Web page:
Data is all around you, find it and share it

The refrain is familiar at this point…”But we don’t have anything to talk about with social media.” Data is all around you. Some of it, your audience will find interesting. What is that something? Well, you’ve got to try a few things to find out what resonates.

I’ve written a few times about how LinkedIn uses data that they have to tell stories.  I’ve been curious about when we have the most trick or treaters, so tonight my daughters kept a chart tracking trick or treaters in half hour time segments.

Then I put the data from that chart into Excel (yes, I’m keeping it simple).

The data I’m sharing here, might have limited utility to many, but my point is that data is all around you, just keep your eyes out for it.

Yep – I did it again – supported another local film via Kickstarter – Small Market Big Heart

In May, I wrote about how I had contributed via KickStarter to the funding of “All Things Must Pass,” the film that Colin Hanks is making about Russ Solomon and Tower Records.

I just did it again. It’s another local film, this one about the fight to keep the Sacramento Kings in town. Check it out, and support local people telling good stories.

 

 

While we were talking social media last night, Kings fans WERE MAKING IT HAPPEN with social media

Last night I was at a meeting of the Sacramento Social Media Club. We were talking about how social media has been used, misused and even sometimes abused by large companies as part of a panel on “Social Media Horror Stories.” Little did we know that while we were talking about horror stories, there was a fairy tale taking place in Sacramento for Kings fans on social media.

It all started with a tweet from @sacgirl88:

Yes, the @DonteGreeneCOS is THE Donte Greene of the Sacramento Kings. He’s active on Twitter and always engaging with fans and other NBA players.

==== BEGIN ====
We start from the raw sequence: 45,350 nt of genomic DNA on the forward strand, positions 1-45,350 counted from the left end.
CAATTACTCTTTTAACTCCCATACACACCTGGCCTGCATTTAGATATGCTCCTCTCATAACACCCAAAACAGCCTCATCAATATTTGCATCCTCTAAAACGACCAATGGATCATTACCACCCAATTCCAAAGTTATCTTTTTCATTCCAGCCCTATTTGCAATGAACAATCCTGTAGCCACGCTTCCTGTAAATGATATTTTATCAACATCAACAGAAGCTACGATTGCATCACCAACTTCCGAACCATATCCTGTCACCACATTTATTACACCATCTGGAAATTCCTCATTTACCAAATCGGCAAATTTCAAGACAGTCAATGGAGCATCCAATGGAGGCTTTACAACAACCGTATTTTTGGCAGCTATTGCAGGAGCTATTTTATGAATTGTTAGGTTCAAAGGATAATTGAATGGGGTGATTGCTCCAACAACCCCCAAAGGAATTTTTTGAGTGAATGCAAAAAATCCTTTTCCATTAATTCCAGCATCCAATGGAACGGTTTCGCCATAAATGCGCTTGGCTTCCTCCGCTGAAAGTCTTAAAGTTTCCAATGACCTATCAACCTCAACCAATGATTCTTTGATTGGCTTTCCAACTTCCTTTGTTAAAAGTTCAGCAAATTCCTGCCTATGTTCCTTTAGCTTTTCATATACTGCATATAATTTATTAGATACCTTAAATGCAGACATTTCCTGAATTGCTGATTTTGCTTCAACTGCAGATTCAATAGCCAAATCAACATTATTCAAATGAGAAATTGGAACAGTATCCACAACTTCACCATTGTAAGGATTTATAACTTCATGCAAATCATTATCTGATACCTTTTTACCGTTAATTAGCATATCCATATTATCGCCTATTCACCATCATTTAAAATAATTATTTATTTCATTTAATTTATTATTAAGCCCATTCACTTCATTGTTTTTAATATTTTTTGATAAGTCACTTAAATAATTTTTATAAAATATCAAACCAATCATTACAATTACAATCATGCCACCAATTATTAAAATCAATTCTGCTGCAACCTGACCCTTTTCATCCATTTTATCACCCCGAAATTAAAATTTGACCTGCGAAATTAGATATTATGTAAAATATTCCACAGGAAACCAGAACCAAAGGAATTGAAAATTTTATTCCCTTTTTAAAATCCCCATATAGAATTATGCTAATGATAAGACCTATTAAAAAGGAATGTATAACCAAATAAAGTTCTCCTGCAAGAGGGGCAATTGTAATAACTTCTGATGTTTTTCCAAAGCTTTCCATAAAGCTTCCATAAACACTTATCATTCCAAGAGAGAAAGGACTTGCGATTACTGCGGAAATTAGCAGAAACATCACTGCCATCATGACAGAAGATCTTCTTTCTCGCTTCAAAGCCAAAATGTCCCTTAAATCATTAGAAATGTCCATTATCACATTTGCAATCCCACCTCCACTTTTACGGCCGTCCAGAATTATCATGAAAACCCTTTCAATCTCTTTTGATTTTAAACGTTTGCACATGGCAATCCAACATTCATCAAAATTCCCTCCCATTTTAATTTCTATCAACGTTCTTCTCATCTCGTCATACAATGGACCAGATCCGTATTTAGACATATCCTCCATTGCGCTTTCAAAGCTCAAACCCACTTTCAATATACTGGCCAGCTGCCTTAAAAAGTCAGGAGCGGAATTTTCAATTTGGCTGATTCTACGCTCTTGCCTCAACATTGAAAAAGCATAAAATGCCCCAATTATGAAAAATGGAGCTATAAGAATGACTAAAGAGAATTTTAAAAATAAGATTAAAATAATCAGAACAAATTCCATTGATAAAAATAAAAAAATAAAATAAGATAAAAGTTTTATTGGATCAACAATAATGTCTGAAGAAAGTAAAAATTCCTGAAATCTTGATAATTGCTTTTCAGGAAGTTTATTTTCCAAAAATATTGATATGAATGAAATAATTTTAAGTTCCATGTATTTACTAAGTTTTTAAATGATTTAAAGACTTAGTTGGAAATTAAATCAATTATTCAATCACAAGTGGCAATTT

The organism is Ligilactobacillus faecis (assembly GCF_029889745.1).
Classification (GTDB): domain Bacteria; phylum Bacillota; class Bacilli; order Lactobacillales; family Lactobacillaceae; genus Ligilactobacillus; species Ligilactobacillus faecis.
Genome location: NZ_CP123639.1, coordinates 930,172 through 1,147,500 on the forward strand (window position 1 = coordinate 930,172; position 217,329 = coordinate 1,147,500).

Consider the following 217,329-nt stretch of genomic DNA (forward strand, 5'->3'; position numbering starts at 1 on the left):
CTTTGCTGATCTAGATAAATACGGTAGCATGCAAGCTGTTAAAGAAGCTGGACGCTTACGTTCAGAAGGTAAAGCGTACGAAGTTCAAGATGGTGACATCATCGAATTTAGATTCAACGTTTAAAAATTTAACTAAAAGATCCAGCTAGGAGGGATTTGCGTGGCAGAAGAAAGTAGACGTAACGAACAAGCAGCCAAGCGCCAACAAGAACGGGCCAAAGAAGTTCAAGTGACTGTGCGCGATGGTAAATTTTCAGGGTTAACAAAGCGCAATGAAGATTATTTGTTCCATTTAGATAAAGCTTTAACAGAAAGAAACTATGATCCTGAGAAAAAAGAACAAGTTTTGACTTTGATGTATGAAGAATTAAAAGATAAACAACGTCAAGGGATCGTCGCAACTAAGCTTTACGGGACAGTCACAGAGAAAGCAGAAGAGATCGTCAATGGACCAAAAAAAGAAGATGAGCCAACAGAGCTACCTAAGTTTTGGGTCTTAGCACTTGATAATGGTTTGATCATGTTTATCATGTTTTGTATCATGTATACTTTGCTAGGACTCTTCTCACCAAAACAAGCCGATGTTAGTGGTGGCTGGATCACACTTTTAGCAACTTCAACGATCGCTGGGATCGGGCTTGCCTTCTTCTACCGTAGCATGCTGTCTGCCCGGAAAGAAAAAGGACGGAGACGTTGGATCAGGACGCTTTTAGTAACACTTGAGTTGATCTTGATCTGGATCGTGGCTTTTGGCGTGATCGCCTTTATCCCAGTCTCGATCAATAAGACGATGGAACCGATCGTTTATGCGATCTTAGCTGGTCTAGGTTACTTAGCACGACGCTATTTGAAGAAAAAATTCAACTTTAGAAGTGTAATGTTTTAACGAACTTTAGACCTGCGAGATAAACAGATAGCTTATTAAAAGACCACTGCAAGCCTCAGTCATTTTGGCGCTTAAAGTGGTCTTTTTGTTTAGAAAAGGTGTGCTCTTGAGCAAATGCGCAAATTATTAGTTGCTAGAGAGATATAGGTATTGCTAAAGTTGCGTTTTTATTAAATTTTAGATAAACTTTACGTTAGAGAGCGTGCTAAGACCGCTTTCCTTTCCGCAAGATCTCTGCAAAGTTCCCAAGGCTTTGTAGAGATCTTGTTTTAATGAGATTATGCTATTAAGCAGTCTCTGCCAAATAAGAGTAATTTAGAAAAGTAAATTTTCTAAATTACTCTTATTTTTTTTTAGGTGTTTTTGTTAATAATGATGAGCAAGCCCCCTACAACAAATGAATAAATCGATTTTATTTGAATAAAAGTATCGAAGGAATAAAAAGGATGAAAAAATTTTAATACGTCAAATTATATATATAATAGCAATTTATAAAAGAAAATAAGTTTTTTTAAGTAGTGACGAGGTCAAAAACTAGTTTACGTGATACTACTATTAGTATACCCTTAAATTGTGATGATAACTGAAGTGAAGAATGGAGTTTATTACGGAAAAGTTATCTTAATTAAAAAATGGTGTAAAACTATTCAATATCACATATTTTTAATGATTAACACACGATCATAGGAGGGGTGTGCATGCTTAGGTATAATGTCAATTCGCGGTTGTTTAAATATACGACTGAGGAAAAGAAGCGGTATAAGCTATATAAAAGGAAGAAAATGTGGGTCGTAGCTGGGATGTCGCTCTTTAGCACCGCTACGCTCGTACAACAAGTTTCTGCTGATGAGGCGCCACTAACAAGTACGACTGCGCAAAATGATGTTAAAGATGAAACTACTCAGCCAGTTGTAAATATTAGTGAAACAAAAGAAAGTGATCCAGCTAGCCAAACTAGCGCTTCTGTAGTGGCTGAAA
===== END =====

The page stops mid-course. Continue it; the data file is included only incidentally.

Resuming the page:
Donte seemed to like the idea and sent out a tweet of his own, and called out a few of his friends to see if they would be up for it:

That was a little gasoline on the fire and it grew into a discussion today on Carmichael Dave’s radio show on KHTK.  I caught this last night when I got home and asked my friend Nancy Daley about it today and she summed it up:

Well….. apparently last night someone, I think sacgirl88 (Amy), tweeted something to the effect of “Hey dontegreeneCOS, how about an exhibition game in Sacramento?” and Donte saw it and said “OK!”.

Then BOOM went Twitter.

Everyone thinks this would be awesome…. Grab Carmichael Dave and get him involved. Get Jiffy Lube involved. Where can we have it? Sac State? UC Davis? UOP? Stockton Arena? Memorial Auditorium? Who do we get? (commence everyone @-ing every NBA player) Demarcus, JT and John Wall immediately say yes…. In otherwords, BOOM goes Twitter.

In about 2 hours.

I said I’d help out. Kevin Fippin and Ed Montes and and and all the HereWeStay/HereWeBuild people are in and happy to help….

Dave tweets that he was able to get over a major hurdle, let’s get this thing on. Donte is going to be on his show the next day (today)….. It’s a runaway train.

But it’s ON!

Donte calls in (he’s back home doing the Dad Thing right now) and says he’ll be back in town to promote it and he’d like to start selling tickets on Nov. 1.

I love social media and the power it gives people!  So, whether or not you like basketball I don’t care, lets #MakeItHappen!

In praise of another Steinman

This past weekend, one of my daughters and I participated in the Sacramento Archives Crawl where we learned more about her great, great, great grandfather, B.U. Steinman who was an early businessman in Sacramento and served as mayor in the 1890s.

Image from NY Times

Today, another Steinman, Dr. Ralph Steinman, I don’t think we’re related to him, was awarded the Nobel Prize for his work with dendritic cells that he believed were instrumental in helping white bood cells attack infection.  This was leading to advances in therapy for those with cancer, including Dr. Steinman, who lost his fight with cancer on Friday. 

I heard his son interviewed on NPR this evening on my way home, and he talked about the extra years that his father had, because of therapies created as a result of his lifetime work.  When asked if this was a surreal experience, his son said,”We spent the weekend grieving his loss. And now, we are able to celebrate his life and these amazing accomplishments and this great honor. But surreal is a good word.”

Grieving, then celebration. I like that.  Thank you Dr. Steinman.